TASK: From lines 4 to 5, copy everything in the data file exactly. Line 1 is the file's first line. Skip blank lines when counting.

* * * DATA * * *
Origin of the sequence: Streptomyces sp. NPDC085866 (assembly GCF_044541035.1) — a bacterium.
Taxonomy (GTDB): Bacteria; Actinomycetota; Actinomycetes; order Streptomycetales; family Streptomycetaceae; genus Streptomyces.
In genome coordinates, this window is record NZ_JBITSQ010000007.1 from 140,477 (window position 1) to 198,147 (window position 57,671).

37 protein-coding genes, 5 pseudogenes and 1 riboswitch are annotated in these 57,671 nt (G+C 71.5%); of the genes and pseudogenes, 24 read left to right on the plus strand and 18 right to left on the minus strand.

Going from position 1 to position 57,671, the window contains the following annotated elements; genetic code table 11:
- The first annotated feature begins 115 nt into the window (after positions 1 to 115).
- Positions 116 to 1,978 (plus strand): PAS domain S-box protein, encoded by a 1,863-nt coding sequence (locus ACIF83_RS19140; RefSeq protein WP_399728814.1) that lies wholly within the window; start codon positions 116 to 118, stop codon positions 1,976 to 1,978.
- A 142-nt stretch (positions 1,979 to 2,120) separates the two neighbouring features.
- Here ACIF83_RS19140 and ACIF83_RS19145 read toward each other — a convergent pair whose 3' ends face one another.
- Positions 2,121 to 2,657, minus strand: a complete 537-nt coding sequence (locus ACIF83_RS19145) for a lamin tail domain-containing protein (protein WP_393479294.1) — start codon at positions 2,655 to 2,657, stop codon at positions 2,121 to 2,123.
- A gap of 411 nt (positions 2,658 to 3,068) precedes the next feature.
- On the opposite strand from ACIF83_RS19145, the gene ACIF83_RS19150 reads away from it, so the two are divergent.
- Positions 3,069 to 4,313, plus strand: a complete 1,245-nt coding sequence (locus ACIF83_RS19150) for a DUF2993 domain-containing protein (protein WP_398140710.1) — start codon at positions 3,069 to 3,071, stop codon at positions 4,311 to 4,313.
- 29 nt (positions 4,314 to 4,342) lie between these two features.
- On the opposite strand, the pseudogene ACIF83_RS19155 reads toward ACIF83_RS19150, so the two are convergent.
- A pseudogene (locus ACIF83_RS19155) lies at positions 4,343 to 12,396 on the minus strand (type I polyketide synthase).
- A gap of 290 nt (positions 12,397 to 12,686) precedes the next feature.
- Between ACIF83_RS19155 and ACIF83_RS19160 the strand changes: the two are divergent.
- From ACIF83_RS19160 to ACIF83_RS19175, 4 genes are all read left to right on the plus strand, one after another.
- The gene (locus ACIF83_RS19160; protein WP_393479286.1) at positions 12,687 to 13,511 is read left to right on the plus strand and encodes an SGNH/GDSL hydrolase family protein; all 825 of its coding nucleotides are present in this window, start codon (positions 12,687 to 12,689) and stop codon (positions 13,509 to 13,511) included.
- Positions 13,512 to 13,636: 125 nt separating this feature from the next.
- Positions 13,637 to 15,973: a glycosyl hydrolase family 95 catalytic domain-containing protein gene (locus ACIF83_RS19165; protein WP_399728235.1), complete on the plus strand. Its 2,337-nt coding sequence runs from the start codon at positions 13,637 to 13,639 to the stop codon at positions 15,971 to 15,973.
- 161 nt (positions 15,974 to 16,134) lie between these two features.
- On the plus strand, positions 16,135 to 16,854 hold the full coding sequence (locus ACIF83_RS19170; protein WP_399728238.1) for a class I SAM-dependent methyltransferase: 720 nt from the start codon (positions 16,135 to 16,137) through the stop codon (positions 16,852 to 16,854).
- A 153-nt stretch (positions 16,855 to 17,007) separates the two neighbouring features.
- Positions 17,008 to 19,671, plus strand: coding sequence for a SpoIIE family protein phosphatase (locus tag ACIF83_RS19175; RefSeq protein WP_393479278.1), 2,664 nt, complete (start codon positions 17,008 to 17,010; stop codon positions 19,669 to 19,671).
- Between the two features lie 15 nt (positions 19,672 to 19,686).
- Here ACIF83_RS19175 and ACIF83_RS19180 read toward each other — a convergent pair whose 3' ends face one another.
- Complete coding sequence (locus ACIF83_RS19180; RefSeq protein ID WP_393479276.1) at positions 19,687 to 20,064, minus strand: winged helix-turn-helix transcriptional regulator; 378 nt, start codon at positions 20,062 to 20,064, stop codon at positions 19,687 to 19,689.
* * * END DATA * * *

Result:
37 protein-coding genes, 5 pseudogenes and 1 riboswitch are annotated in these 57,671 nt (G+C 71.5%); of the genes and pseudogenes, 24 read left to right on the plus strand and 18 right to left on the minus strand.

Going from position 1 to position 57,671, the window contains the following annotated elements; genetic code table 11: